Apple said that a major privacy update -- one that has already courted controversy ahead of its release -- will now be rolled out in the "early spring."
The update will "require apps to get the user's permission before tracking their data across apps or websites owned by other companies," according to a statement released on Apple's website on Wednesday.
"Under Settings, users will be able to see which apps have requested permission to track, and make changes as they see fit," the company added. "This requirement will roll out broadly in early spring with an upcoming release of iOS 14, iPadOS 14, and tvOS 14, and has already garnered support from privacy advocates around the world."
The company's announcement included comments from privacy advocates who lauded the upcoming update, which will essentially crack down on the ability of apps to track users' data.
"Too often, consumers are unknowing participants in a web of data tracking and targeting," Michelle Richardson of the nonprofit Center for Democracy and Technology said in a statement accompanying Apple's announcement. "These changes will help rebalance the ecosystem so that data collection and sharing is more transparent and tracking is no longer the default."
"Systemic change of this breadth is a huge leap forward for consumers," Richardson added.
Social media giant Facebook, however, has already slammed the upcoming update, arguing that it will likely hamper the reach of targeted ads.
"Apple has every incentive to use their dominant platform position to interfere with how our apps and other apps work, which they regularly do to preference their own," Facebook chief executive Mark Zuckerberg said during the company's 2020 Q4 earnings call on Wednesday, according to a company transcript. "This impacts the growth of millions of businesses around the world, including with the upcoming iOS14 changes, many small businesses will no longer be able to reach their customers with targeted ads."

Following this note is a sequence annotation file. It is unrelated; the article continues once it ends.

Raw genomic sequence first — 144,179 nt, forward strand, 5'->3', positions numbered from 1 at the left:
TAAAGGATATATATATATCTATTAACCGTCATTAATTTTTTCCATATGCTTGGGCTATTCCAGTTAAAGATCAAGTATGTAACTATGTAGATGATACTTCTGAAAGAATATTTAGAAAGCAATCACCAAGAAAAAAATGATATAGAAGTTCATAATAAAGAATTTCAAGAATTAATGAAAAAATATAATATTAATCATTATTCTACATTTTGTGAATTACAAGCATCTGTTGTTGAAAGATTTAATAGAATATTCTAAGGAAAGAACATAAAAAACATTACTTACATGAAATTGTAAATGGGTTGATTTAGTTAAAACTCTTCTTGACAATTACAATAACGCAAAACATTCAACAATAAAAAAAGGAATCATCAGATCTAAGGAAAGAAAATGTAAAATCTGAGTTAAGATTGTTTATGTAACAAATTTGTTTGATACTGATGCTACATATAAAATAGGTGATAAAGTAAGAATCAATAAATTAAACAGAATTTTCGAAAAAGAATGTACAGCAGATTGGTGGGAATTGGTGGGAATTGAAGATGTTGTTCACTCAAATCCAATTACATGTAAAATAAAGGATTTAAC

"Apple may say that they're doing this to help people, but the moves clearly track their competitive interests," Zuckerberg added. "I think this dynamic is important for people to understand because we and others are going to be up against this for the foreseeable future."
Apple's CEO Tim Cook defended the company's actions on Thursday during remarks at the Computers, Privacy and Data Protection conference.
Cook said the App Tracking Transparency update, as it's being called, is "about returning control to users" and "giving them a say over how their data is handled."
"Users have asked for this feature for a long time," he added, according to prepared remarks. "We have worked closely with developers to give them the time and resources to implement it. And we're passionate about it because we think it has the great potential to make things better for everybody."
Cook added that many users may not know whether apps they use "may in fact be passing on information about the photos they've taken, the people in their contact list, or location data that reflects where they eat, sleep or pray."
"When ATT is in full effect, users will have a say over this kind of tracking," Cook said.
"Some may well think that sharing this degree of information is worth it for more targeted ads," the CEO added. "Many others, I suspect, will not, just as most appreciated it when we built a similar functionality into Safari limiting web trackers several years ago."